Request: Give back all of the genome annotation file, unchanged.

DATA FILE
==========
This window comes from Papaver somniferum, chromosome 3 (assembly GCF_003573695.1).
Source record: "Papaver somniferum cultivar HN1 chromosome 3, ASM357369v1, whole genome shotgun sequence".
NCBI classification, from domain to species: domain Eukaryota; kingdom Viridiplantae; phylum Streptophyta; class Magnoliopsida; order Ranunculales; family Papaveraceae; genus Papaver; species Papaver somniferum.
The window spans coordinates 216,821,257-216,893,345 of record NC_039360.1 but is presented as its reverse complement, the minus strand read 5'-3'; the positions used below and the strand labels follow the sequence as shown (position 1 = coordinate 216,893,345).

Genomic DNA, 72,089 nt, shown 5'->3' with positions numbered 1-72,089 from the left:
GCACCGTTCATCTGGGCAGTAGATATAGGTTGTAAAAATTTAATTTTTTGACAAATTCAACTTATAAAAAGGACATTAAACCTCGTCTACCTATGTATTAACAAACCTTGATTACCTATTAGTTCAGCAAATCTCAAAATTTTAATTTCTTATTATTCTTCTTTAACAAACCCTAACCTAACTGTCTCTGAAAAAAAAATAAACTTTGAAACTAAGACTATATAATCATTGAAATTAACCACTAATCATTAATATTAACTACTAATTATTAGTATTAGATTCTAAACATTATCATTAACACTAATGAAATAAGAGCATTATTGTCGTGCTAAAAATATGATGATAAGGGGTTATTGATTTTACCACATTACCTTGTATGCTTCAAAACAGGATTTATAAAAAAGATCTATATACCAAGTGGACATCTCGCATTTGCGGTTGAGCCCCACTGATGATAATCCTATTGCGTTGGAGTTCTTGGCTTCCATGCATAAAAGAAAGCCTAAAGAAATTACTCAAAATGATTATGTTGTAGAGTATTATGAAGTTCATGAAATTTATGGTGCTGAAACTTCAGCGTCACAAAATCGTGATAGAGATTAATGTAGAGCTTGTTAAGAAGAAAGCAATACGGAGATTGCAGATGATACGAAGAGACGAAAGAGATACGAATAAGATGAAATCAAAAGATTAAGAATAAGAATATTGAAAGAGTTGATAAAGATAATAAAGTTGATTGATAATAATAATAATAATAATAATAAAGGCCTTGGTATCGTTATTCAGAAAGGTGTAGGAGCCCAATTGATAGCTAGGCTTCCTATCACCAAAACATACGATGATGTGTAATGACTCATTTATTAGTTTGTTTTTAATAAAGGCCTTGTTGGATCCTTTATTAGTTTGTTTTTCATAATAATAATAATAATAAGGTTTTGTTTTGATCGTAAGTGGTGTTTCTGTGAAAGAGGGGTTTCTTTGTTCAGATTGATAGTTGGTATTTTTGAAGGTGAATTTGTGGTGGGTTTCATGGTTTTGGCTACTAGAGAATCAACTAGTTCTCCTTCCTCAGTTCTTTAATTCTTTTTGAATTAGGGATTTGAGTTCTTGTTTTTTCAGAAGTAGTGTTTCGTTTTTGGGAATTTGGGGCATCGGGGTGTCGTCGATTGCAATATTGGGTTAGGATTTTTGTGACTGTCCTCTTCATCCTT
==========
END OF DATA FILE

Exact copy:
This window comes from Papaver somniferum, chromosome 3 (assembly GCF_003573695.1).
Source record: "Papaver somniferum cultivar HN1 chromosome 3, ASM357369v1, whole genome shotgun sequence".
NCBI classification, from domain to species: domain Eukaryota; kingdom Viridiplantae; phylum Streptophyta; class Magnoliopsida; order Ranunculales; family Papaveraceae; genus Papaver; species Papaver somniferum.
The window spans coordinates 216,821,257-216,893,345 of record NC_039360.1 but is presented as its reverse complement, the minus strand read 5'-3'; the positions used below and the strand labels follow the sequence as shown (position 1 = coordinate 216,893,345).

Genomic DNA, 72,089 nt, shown 5'->3' with positions numbered 1-72,089 from the left:
GCACCGTTCATCTGGGCAGTAGATATAGGTTGTAAAAATTTAATTTTTTGACAAATTCAACTTATAAAAAGGACATTAAACCTCGTCTACCTATGTATTAACAAACCTTGATTACCTATTAGTTCAGCAAATCTCAAAATTTTAATTTCTTATTATTCTTCTTTAACAAACCCTAACCTAACTGTCTCTGAAAAAAAAATAAACTTTGAAACTAAGACTATATAATCATTGAAATTAACCACTAATCATTAATATTAACTACTAATTATTAGTATTAGATTCTAAACATTATCATTAACACTAATGAAATAAGAGCATTATTGTCGTGCTAAAAATATGATGATAAGGGGTTATTGATTTTACCACATTACCTTGTATGCTTCAAAACAGGATTTATAAAAAAGATCTATATACCAAGTGGACATCTCGCATTTGCGGTTGAGCCCCACTGATGATAATCCTATTGCGTTGGAGTTCTTGGCTTCCATGCATAAAAGAAAGCCTAAAGAAATTACTCAAAATGATTATGTTGTAGAGTATTATGAAGTTCATGAAATTTATGGTGCTGAAACTTCAGCGTCACAAAATCGTGATAGAGATTAATGTAGAGCTTGTTAAGAAGAAAGCAATACGGAGATTGCAGATGATACGAAGAGACGAAAGAGATACGAATAAGATGAAATCAAAAGATTAAGAATAAGAATATTGAAAGAGTTGATAAAGATAATAAAGTTGATTGATAATAATAATAATAATAATAATAAAGGCCTTGGTATCGTTATTCAGAAAGGTGTAGGAGCCCAATTGATAGCTAGGCTTCCTATCACCAAAACATACGATGATGTGTAATGACTCATTTATTAGTTTGTTTTTAATAAAGGCCTTGTTGGATCCTTTATTAGTTTGTTTTTCATAATAATAATAATAATAAGGTTTTGTTTTGATCGTAAGTGGTGTTTCTGTGAAAGAGGGGTTTCTTTGTTCAGATTGATAGTTGGTATTTTTGAAGGTGAATTTGTGGTGGGTTTCATGGTTTTGGCTACTAGAGAATCAACTAGTTCTCCTTCCTCAGTTCTTTAATTCTTTTTGAATTAGGGATTTGAGTTCTTGTTTTTTCAGAAGTAGTGTTTCGTTTTTGGGAATTTGGGGCATCGGGGTGTCGTCGATTGCAATATTGGGTTAGGATTTTTGTGACTGTCCTCTTCATCCTT